When Jacob Wright’s MOOC “The Bible’s Prehistory, Purpose, and Political Future” was announced and promoted I posted about it on Facebook.
I’ve enrolled and have begun the first week (the course started on Monday, but my first criticism is that I did not get an email reminder until I visited the course site again today – one of the biggest problems with MOOCs in my experience is lack of feedback for the student1 ).
Jacob is a fine teacher he keeps his material lively, and has an engaging presence and voice. The video “lectures” are broken into convenient chunks (of varied size from a couple of minutes to nearly a quarter of an hour2 which for me works well (as someone who as a teen would have been diagnosed ADHD, if the designation existed in those far off days, I have a short attention span and lectures bore me). Each is closed by one or two simple multichoice questions. This is brilliant, it gives the student instant feedback, and if we get them right instant reward and the sense that we are learning something. (Or if we are ourselves Hebrew Bible teachers at least the sense that we listened closely enough ;)
The videos make very skillful use of animated still shots of artifacts and places with the occasional video clip thrown in to create the sense of a video production. The technical values are as one would expect from an official university production.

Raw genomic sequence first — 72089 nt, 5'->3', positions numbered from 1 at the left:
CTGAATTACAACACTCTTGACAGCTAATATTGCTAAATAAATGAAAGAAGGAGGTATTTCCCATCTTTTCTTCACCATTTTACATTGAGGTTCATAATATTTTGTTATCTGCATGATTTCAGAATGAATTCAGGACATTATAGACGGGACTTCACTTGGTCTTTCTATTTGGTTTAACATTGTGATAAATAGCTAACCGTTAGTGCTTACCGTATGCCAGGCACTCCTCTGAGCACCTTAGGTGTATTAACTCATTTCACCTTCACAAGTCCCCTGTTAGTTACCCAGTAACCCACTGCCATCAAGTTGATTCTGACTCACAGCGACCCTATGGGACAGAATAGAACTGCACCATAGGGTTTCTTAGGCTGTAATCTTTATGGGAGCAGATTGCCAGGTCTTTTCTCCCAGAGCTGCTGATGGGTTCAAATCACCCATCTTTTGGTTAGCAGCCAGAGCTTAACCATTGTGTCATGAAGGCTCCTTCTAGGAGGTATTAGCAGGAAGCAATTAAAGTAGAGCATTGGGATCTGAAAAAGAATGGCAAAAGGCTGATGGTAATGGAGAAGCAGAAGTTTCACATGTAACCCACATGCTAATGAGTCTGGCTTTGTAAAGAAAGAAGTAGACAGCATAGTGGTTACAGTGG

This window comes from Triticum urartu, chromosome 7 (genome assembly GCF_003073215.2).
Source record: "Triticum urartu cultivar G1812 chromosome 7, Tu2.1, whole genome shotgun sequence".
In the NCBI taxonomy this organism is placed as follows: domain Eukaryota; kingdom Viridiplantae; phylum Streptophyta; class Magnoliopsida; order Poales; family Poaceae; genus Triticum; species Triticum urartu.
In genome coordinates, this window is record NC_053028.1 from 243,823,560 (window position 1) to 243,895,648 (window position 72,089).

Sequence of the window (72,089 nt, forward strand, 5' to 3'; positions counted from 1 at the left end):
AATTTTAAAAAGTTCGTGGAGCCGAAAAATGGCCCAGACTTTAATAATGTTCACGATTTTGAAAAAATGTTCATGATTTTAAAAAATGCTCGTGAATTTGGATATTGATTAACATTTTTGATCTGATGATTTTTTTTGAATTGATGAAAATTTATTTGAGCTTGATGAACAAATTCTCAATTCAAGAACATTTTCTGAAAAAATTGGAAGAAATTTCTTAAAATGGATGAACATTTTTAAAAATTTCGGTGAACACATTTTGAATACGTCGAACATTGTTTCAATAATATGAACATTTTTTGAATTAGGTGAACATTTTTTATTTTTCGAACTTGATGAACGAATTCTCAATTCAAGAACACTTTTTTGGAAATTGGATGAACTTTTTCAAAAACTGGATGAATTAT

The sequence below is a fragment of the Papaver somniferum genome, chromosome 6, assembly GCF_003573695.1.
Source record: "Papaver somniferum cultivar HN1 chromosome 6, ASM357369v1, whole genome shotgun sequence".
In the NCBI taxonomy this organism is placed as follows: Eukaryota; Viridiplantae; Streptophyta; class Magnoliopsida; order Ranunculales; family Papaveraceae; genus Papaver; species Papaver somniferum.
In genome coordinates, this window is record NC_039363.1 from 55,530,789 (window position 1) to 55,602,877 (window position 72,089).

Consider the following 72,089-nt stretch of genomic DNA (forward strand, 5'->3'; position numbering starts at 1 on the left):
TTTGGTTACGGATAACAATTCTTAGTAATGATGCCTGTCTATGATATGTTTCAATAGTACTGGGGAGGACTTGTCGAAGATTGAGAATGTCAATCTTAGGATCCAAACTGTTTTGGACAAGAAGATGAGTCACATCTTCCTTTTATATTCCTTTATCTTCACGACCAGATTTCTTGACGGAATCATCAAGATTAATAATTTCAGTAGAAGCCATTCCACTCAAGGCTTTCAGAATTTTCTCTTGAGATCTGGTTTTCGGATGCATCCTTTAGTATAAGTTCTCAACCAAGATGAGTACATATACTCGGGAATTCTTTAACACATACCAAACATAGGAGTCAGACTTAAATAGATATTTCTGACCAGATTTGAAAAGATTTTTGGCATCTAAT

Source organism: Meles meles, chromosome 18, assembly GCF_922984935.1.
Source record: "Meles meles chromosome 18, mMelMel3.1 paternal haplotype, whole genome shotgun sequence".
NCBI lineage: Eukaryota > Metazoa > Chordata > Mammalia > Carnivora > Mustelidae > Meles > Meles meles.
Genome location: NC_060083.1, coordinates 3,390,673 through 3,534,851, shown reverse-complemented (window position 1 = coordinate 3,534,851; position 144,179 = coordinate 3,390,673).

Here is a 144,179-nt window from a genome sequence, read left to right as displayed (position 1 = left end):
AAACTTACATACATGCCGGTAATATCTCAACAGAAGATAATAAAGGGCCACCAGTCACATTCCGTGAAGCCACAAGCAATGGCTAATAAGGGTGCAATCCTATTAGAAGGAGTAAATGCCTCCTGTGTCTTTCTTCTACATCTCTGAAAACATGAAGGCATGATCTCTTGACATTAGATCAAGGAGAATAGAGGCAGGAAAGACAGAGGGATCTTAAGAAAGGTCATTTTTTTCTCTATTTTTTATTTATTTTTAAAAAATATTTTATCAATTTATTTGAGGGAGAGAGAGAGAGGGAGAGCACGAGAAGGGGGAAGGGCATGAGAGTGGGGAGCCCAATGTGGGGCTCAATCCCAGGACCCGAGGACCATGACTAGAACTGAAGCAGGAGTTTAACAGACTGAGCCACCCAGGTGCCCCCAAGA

That’s the good news, and if you are thinking of enrolling, do! The list is not yet closed, and if I have not yet learned much that is (to me) new, I have gained some interesting perspectives and ideas on how to put the material together. This is a MOOC for beginners that specialists can learn from! A fine achievement.
The bad news is that the videos are not optimised for viewing on tablets or phones. On my Phablet the screen resolution is small enough that the video (if played in the browser) overlaps the screen. I have tried the two different formats, and turning my screen around etc. but so far have not found a comfortable way to use the mobile device. (On a PC, even a netbook, all is fine, I guess university testers unlike poor adjunct faculty and students use phones with hi-res screens!)
At this stage I’ll also add a comment that perhaps reflects my context. Jacob uses a lot of Latin expressions, more than my usual audience of Kiwis, Pacific and Asian people would be comfortable with. I am not sure why, as usually the Latin expression is less familiar to me than kit’s English equivalent (like “divide and rule”) perhaps US audiences need “long words” to demonstrate academic credentials? It’s odd because in most ways the presentation is very simple and accessible with the few technical terms explained…